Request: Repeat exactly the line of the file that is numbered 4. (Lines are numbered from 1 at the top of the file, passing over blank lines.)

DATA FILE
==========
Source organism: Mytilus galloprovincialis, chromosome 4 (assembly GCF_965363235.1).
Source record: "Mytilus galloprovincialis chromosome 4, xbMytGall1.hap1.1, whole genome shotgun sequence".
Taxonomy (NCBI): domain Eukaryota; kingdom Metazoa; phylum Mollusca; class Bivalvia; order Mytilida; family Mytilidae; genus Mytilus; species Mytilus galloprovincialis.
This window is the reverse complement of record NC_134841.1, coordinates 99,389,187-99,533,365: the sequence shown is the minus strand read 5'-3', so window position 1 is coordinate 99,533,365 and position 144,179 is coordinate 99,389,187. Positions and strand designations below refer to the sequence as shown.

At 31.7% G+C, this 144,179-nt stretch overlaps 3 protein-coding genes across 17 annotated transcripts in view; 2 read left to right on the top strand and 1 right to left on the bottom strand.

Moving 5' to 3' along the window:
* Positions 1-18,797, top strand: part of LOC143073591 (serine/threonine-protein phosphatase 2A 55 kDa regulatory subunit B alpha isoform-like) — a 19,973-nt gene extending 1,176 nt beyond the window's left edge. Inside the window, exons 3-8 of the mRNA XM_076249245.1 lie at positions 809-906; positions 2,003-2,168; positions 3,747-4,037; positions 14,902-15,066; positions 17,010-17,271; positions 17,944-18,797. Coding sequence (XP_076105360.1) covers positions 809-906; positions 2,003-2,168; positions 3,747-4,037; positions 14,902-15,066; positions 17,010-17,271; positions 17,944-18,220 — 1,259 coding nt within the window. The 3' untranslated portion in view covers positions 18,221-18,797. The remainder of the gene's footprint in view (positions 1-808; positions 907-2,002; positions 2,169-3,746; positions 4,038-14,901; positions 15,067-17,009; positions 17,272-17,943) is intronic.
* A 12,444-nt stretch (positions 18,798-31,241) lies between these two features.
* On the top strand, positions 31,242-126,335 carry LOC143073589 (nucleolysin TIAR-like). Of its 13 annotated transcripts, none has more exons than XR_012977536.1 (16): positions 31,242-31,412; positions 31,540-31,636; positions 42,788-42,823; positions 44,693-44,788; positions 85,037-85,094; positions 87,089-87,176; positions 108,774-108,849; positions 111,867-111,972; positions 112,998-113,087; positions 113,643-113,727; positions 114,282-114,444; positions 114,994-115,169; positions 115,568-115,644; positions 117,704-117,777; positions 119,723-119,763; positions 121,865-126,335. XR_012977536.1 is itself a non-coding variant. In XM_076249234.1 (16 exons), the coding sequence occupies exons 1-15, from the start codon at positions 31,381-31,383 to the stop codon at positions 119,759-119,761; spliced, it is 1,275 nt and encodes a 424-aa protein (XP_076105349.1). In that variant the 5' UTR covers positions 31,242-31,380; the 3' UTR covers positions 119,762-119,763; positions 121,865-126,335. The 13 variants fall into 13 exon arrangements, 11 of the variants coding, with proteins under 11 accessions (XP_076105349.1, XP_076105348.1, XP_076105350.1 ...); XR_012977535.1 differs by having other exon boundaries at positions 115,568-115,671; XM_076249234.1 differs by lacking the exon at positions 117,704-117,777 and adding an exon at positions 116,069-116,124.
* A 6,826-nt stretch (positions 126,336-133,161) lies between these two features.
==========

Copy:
This window is the reverse complement of record NC_134841.1, coordinates 99,389,187-99,533,365: the sequence shown is the minus strand read 5'-3', so window position 1 is coordinate 99,533,365 and position 144,179 is coordinate 99,389,187. Positions and strand designations below refer to the sequence as shown.